NASA spacecraft hurtles toward historic New Year's flyby

Nasa’s next planet-hunter, the Transiting Exoplanet Survey Satellite (TESS), successfully launching on a SpaceX Falcon 9 on April 18, 2018 at Cape Canaveral, Florida.

File: The NASA spacecraft is expected to hurtle past the most distant planetary object ever studied on New Year's Day.


TAMPA, United States - A NASA spacecraft is hurtling toward a historic New Year's Day flyby of the most distant planetary object ever studied, a frozen relic of the early solar system called Ultima Thule.

6.4 billion kilometers away, the unmanned spaceship, New Horizons, is poised to zoom by at 12:33 am (0533 GMT) on January 1, at a distance of just 3,500 kilometers from Ultima Thule.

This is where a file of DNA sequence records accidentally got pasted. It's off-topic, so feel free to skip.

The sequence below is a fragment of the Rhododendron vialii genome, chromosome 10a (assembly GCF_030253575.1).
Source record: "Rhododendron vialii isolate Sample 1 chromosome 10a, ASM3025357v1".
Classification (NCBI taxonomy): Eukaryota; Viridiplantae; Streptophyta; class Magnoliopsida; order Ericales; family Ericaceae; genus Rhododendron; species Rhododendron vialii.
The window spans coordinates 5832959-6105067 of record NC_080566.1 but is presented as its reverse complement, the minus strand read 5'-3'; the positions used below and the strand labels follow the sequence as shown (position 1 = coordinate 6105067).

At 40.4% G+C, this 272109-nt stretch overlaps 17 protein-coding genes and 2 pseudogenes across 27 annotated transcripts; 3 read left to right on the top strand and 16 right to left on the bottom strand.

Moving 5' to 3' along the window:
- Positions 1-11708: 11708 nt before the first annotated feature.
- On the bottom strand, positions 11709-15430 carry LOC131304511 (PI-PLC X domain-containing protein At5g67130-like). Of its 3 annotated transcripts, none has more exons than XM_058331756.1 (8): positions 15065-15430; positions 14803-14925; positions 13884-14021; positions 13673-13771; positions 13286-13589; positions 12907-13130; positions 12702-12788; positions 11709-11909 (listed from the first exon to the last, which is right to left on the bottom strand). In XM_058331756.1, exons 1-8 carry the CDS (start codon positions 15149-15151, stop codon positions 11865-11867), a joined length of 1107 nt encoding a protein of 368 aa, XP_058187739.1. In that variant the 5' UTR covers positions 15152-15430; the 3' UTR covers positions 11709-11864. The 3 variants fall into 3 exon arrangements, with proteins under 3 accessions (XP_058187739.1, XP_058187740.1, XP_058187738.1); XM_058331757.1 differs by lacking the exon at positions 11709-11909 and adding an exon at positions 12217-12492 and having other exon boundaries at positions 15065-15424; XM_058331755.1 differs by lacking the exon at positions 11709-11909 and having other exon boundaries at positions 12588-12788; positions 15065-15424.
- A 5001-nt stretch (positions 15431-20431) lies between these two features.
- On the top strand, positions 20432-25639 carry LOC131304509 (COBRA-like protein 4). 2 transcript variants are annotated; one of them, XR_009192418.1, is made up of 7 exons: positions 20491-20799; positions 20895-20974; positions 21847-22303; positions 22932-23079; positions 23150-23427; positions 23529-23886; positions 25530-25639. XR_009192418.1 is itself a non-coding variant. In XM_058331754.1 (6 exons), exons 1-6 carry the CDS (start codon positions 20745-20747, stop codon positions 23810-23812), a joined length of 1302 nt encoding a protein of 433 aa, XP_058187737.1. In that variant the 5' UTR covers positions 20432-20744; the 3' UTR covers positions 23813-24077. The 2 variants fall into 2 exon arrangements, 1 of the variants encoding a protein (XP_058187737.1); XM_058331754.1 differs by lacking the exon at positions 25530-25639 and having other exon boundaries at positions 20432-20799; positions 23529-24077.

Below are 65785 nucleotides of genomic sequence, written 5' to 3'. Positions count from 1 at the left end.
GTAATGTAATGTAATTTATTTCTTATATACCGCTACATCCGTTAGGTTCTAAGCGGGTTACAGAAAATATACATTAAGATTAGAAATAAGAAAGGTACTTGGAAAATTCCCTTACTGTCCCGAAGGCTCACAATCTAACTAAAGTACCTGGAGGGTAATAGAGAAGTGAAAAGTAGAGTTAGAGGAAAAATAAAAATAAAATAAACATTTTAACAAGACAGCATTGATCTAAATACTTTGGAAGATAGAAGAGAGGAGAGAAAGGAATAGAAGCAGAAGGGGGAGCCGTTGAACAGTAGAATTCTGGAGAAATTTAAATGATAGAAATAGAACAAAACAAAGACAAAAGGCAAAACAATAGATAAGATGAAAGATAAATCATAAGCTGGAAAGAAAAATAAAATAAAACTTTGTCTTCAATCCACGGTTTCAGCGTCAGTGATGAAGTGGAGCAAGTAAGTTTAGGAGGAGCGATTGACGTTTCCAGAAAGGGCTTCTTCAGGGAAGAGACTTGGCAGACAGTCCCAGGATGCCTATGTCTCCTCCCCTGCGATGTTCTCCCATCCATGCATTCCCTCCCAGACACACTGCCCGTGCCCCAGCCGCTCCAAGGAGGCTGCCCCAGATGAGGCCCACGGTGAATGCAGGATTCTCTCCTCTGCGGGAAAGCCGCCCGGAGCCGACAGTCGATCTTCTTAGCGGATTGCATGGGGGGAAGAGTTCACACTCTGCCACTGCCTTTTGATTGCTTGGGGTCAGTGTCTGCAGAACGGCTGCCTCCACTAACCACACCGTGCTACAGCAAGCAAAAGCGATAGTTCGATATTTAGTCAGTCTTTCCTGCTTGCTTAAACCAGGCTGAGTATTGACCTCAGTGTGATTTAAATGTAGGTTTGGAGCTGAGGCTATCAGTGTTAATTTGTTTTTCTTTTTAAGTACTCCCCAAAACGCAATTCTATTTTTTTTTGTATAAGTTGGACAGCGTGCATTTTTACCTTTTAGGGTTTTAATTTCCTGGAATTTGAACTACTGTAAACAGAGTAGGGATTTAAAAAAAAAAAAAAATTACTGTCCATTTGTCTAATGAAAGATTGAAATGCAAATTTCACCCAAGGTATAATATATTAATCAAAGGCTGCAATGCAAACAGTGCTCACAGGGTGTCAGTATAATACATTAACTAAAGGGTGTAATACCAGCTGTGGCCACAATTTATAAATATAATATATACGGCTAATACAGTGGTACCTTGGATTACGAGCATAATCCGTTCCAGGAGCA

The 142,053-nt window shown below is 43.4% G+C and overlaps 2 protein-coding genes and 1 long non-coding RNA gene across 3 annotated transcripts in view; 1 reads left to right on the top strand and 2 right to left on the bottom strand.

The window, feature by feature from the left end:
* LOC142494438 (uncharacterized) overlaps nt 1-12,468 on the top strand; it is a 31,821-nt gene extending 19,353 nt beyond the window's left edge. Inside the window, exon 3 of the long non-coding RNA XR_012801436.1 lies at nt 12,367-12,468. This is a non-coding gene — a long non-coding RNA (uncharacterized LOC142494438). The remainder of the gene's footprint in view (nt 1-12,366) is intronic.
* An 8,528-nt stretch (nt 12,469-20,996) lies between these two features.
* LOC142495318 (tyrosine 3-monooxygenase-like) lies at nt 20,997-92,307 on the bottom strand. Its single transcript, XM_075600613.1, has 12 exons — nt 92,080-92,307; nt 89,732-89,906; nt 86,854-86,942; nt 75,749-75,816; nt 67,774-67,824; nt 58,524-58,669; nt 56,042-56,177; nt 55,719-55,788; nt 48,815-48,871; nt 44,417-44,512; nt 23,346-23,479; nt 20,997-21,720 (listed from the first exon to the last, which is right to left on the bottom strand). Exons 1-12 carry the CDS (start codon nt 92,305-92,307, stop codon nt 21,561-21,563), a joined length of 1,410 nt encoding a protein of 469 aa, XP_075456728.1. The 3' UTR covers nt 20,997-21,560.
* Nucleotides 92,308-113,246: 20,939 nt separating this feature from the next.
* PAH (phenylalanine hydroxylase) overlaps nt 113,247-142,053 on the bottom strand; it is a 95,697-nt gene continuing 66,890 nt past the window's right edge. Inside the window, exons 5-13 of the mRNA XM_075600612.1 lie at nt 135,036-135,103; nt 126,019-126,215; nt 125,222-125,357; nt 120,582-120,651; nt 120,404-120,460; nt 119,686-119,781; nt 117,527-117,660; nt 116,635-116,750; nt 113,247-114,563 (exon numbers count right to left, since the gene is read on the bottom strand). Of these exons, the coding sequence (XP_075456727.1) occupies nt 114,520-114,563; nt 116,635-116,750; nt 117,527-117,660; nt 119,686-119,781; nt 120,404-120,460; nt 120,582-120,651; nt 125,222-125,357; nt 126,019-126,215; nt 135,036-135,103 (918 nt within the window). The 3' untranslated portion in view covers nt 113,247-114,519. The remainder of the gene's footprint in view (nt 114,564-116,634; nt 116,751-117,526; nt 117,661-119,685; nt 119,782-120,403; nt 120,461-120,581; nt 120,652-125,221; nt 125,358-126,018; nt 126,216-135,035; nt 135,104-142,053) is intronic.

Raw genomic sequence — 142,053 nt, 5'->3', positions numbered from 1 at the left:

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That's more than three times closer than New Horizons came to Pluto when it zipped by the dwarf planet in 2015.

"This is truly the most primitive object ever encountered by a spacecraft," said Hal Weaver, project scientist at the Johns Hopkins Applied Physics Laboratory.

Relatively small, scientists aren't sure about its exact size. 

But they believe it is about 100 times tinier than Pluto which measures almost 2,414 kilometers in diameter.